A post from my old Marvel blog giving some behind-the-scenes details about the creation of NFL SuperPro
One of our buddies, Sam Humphries from over at MySpace Comics, wrote to ask:
With NFL season kicking off this week, I know I’m not the only one who would love to hear more about one of the more befuddling curios in Marvel’s cabinet: NFL SUPERPRO!
If you have any light to shed on this one, I would be all about it.
I’m not sure if I have any really tremendous stories to relate about NFL SUPERPRO, but I was around for its conception, so I’ll take a crack at it.
For those not in the know, NFL SUPERPRO was a Marvel series done in conjunction with the NFL back around 1990. It was one of a number of assorted crazy ways that Marvel was trying to reach out towards a new audience. At the time, the NFL had an interest in cultivating a wider and more diverse audience as well, and people there thought that a Marvel comic might help to do the trick.
This fell under the jurisdiction of Bob Budiansky’s special projects division, where I was Bob’s young assistant editor. As I recall, Bob did a decent amount of conceptualizing on the character himself before bringing in a writer. (I have a nagging feeling that there was somebody hired to write the series bible, but it’s been so long that I can’t remember who that might have been—it’s possible that Bob simply did it himself.) I remember specifically that Bob originated the notion that Phil Grayfield was bound by villains in flammable nitrate films of the most classic gridiron moments in the history of sports, and that this combined with assorted other chemicals that were ignited as the crooks tried to finish Phil off played some quasi-mystical role in him gaining his powers.
The NFL SuperPro costume was designed by Ron Frenz, and the color scheme was devised by me. Actually, I wound up doing something like a half-dozen different color schemes for the character, and Bob and our NFL liaison (whose name I regrettably forget, as he was quite an affable guy) selected the one that they thought worked best.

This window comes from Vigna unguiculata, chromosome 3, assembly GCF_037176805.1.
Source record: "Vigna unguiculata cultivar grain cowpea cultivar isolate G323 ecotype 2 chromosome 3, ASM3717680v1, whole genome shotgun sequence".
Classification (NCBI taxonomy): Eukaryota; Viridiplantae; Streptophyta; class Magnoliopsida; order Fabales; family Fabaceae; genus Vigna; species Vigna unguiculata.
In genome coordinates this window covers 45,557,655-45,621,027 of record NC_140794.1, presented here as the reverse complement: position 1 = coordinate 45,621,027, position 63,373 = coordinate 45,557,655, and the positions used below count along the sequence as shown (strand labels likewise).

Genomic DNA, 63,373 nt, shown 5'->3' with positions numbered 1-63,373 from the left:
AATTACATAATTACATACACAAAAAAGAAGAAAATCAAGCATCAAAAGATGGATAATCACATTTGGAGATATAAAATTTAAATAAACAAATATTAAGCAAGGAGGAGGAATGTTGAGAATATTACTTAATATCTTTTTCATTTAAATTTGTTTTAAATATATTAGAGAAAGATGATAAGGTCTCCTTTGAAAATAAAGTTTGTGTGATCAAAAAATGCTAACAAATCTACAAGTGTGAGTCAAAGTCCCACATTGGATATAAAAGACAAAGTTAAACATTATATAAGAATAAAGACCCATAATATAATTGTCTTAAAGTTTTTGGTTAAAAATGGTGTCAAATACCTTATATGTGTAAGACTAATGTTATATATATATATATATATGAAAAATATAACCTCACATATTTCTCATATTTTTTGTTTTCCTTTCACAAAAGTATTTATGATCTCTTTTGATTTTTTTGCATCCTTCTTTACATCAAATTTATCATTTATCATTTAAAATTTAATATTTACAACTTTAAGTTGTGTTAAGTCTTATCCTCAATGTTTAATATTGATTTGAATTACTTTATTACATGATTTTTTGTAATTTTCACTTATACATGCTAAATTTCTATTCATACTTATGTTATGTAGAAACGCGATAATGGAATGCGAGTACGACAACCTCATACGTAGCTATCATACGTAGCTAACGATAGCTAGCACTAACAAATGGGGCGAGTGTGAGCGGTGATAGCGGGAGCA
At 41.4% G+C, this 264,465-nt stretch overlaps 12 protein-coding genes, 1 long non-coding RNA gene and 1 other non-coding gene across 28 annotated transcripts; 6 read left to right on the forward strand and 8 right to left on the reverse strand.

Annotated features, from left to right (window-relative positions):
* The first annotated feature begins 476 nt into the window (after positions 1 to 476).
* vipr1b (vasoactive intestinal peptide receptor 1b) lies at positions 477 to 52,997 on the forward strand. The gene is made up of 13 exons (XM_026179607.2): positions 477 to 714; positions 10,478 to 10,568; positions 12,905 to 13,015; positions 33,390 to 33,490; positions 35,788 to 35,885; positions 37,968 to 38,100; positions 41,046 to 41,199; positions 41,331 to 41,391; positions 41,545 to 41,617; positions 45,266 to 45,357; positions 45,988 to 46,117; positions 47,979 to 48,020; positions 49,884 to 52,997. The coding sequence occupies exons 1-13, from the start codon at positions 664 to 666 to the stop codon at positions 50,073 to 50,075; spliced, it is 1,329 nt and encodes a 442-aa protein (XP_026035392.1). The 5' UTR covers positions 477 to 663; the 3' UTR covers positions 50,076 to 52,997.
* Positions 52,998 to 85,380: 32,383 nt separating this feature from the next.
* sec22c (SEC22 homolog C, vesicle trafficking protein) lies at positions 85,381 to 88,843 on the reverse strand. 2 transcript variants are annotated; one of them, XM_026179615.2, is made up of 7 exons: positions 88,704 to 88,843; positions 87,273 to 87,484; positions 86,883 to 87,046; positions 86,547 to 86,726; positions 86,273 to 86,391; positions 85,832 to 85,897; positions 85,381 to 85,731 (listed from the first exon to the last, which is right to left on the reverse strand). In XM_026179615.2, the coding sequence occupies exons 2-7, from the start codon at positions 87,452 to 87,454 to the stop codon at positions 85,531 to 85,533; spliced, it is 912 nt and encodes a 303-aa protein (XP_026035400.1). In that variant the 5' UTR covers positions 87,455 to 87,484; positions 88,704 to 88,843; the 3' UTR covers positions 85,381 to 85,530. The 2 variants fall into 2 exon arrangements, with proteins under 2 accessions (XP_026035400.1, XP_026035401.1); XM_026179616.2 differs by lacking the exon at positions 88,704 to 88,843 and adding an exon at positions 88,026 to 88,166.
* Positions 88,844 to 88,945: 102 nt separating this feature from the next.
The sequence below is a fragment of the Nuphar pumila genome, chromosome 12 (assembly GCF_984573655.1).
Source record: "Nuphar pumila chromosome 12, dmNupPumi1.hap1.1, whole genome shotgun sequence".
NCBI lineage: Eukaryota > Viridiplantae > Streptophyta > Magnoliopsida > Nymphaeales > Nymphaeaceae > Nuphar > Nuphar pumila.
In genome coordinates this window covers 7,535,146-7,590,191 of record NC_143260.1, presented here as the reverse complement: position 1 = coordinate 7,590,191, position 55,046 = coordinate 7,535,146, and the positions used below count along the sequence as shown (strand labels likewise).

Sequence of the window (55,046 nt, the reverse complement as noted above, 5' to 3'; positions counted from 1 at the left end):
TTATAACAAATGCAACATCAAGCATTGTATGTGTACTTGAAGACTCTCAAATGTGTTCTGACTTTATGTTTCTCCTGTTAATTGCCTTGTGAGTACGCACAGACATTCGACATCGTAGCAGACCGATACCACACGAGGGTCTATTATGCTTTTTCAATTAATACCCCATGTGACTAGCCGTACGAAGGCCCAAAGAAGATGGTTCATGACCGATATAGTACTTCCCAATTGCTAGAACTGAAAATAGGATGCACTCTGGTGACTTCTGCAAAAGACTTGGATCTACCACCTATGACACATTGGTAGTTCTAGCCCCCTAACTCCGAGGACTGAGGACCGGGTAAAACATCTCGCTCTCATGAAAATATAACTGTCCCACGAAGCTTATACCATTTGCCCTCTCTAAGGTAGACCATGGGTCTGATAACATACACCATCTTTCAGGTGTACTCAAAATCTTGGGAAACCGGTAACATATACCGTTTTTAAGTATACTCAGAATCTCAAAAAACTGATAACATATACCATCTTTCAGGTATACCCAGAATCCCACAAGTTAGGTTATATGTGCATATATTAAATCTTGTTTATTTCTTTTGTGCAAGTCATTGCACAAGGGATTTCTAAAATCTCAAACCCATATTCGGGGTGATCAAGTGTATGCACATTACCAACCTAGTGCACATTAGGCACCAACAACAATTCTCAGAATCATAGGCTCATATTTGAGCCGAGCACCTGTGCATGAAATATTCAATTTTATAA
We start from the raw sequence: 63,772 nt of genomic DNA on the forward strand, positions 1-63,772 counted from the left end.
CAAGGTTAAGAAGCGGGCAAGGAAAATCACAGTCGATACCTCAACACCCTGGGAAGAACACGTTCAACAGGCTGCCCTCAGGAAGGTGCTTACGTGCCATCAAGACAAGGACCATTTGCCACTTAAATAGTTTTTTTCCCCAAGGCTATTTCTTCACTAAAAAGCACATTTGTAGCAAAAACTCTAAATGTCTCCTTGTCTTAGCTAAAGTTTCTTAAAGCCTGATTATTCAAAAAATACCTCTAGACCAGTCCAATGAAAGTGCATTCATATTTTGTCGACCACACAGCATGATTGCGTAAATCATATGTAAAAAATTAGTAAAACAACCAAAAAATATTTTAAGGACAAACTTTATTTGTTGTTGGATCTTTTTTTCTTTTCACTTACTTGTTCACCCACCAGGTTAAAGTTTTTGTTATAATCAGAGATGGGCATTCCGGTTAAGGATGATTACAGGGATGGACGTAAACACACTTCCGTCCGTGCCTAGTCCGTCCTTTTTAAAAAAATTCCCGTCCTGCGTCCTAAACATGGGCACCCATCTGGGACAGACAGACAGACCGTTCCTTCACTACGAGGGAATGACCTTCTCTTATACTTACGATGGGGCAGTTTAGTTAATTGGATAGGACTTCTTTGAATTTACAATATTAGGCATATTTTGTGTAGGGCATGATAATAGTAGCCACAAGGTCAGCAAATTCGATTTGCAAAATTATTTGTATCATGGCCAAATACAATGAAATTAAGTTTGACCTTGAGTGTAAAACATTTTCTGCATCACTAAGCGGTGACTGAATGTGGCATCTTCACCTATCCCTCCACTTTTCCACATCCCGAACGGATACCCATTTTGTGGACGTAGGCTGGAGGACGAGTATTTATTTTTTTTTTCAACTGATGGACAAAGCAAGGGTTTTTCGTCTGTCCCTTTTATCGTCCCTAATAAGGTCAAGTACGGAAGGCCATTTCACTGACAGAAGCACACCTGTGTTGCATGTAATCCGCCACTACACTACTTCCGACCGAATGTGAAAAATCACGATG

The first NFL SUPERPRO book that was produced was a massive 48-page origin special in what was then called Prestige (or “Dark Knight” ) format. An ungodly number of copies of this special were given away by the NFL at pro games. Several months later, when there seemed to be some life in the character and the series, the book was reprinted for regular newsstand distribution, and a follow-up series was launched.
Fabian Nicieza wrote both the Origin Special and the first four issues of the ongoing series. At the time, Fabian was a rising star who was still grabbing almost any assignment he could get his hands on. He did a decent job of treating a concept and a character that was pretty absurd with a certain amount of seriousness and dignity. If anything made the book work at all, that was it. Reputedly, Fabe really only took the assignment after being promised free passes to NFL games, but he brought the same interest in social causes and contemporary issues that characterized his work on series such as NEW WARRIORS to his issues of NFL SUPERPRO. The artwork was handled by Jose Delbo, a long-time journeyman in the field whose pitch-perfect, straightforward storytelling made the book accessible to readers who may never have tried to read a comic book before. While not the hottest artist of the day (Jose was at that point mainly doing custom comics and licensed books), he brought a level of professionalism and craft to the work of a sort that’s really a hallmark of an earlier generation. If I’m remembering correctly, Mike DeCarlo inked the first Special, and may have worked on the series as well.
I had been promoted to Managing Editor by the time the regular NFL SUPERPRO series began, and so I didn’t really work on it directly. After Fabian took his leave with issue #4 (he was picking up more and better assignments by that point), a number of different writers were tapped to do stories for the book. The best-remembered issue was, I believe, #6, which managed to offend the Hopi Indian tribe with its depiction of their culture, and a formal apology had to be issued. But otherwise, the remainder of the series was fairly unremarkable, and it ended with #12.